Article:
Players get hot and cold over a seven-day period, it’s as sure as the samples are small.
That is why Katy created the Hot ‘N’ Cold All-stars.
This week I want to remind you that everyone has a bad week. In h2h leagues, you aren’t going to win them all (unless you’re Biff), so you need to recognize what is a one week aberration (say like Katy Perry having sweaty breasts) and what predicts a large trend.
David Freese – I’ll be the nine-millionth person to make a Mr. Freeze joke, simply because I believe Batman and Robin to be the quintessential superhero movie. Unlike his gubernatorial counterpart, Freese has been scorching hot lately (.519 AVG, three HRs and 14 RBIs). Sure, this is likely his best seven-day stretch of the season, but he should be owned in most deep leagues. In 112 Major League ABs, he has a .348 average. In the minors, he hit .308 over 1,456 at bats. He is definitely capable of putting up an average that doesn’t kill you. He also gets to hit behind Matt Holliday, Albert Pujols and Colby Rasmus, meaning he should get his share of RBIs. Not a bad combination.
John Buck – Sure “Fear the Deer” swept the country last week, but John Buck took it to a whole new level (.450 AVG, four HRs and eighth RBIs). Once part of a massive deal that included Carlos Beltran, Buck has never lived up to the hype that the high profile trade indicated. He is a career .236 hitter, who hasn’t hit double digit HRs since 2007. Nothing to see here.
Nick Swisher – Swisher was, just seven days ago, in Katy’s doghouse. Now he’s batting clean-up for her All-stars. Still that didn’t stop me from telling people to buy on Nick the Swish (only 50 percent owned in Yahoo! leagues). Over the last week, he scored eight runs, smacked two HRs, knocked in seven and hit .467. The batting average won’t be this high, but he’ll put up runs, RBIs and HRs week after week. If he’s available, grab him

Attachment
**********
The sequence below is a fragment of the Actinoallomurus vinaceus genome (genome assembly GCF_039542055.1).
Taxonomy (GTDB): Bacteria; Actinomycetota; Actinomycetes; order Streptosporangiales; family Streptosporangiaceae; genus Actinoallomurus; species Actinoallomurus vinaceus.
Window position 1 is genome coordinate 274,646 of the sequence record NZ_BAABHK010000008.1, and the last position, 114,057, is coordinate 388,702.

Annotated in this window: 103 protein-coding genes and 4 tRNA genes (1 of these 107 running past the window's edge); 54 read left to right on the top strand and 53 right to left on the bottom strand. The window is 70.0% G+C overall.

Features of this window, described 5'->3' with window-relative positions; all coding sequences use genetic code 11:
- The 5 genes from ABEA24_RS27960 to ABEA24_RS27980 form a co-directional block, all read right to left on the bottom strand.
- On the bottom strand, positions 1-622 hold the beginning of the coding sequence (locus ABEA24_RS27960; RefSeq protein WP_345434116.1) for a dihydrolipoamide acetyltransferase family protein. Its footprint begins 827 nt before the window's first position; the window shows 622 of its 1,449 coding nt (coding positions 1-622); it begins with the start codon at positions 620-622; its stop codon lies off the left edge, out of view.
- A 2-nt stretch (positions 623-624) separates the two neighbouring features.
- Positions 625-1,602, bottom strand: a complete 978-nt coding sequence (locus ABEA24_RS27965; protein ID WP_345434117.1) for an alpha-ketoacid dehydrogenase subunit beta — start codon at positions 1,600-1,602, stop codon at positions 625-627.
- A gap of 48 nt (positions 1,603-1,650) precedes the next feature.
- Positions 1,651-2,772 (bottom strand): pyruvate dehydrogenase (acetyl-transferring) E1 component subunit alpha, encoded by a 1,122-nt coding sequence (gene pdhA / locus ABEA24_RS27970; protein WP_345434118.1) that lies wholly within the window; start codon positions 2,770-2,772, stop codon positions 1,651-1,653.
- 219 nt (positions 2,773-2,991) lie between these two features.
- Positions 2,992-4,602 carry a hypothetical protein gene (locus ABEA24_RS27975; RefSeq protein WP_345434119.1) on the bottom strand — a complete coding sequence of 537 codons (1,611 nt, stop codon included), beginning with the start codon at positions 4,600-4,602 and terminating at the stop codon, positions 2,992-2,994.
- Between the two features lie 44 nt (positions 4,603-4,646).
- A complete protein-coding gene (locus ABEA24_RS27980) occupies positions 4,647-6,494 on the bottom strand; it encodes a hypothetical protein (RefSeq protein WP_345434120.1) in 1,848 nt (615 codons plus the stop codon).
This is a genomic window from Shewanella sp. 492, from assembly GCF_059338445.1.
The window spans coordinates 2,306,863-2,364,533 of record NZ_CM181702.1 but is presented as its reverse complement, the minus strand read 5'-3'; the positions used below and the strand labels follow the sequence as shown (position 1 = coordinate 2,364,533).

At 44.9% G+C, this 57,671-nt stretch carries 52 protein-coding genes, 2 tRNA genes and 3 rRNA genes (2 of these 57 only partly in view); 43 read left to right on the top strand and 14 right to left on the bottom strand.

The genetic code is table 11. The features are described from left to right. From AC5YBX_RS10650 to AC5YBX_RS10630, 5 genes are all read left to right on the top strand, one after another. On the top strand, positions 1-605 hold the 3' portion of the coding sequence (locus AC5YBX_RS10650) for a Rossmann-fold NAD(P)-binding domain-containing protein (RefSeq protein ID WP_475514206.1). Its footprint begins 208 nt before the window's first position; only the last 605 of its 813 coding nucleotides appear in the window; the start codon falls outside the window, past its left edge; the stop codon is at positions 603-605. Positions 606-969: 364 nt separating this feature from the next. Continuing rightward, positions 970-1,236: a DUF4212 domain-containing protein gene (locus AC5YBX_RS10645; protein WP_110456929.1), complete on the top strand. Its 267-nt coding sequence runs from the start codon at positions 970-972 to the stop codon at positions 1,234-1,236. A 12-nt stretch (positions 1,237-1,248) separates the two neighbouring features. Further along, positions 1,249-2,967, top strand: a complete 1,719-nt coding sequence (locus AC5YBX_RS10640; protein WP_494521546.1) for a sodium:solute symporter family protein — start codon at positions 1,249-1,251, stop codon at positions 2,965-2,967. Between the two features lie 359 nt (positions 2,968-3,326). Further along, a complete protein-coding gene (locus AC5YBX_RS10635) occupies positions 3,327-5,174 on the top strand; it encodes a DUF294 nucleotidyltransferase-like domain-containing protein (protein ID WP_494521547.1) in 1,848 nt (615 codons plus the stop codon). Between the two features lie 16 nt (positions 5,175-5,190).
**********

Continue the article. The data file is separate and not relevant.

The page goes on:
JD Drew – About the only Red Sox putting up a fight against the mighty Orioles, Drew has hit .435 with three HRs and seven RBIs over the last seven days. May is typically Drew’s best month of the season. For his career he has hit .281 and smacked the second most HRs of his career during May, most likely in celebration of Cinco de Mayo. He’s a good fourth outfielder to have during this stretch, yet is only 34 percent owned.
Scott Hairston – The fighting Hairstons have made a fantasy appearance! Over the last seven days, Scott surged along with the surging Padres. He hit .368 and added two HRs and steals. At this point, we know who Hairston his: a 17 HR, 10 SB, .265 hitter. That’s not worthless; he should be gobbled up in deep and NL-only leagues.
Jon Garland – Garland has a pretty spectacular two-start last seven days (13 IPs, 13 Ks, a 0.69 ERA and 1.08 WHIP). For his career, he’s never posted the type of K-rate we are seeing now (4.7 career versus 5.9 in 2010). Still, maybe he likes pitching in cavernous NL West parks. His k-rate for the Dodgers last year was 6.4. Garland is capable of posting 10 wins, an ERA around 4.00 and a WHIP around 1.35. Will he hit those numbers? Probably not, but he could come close.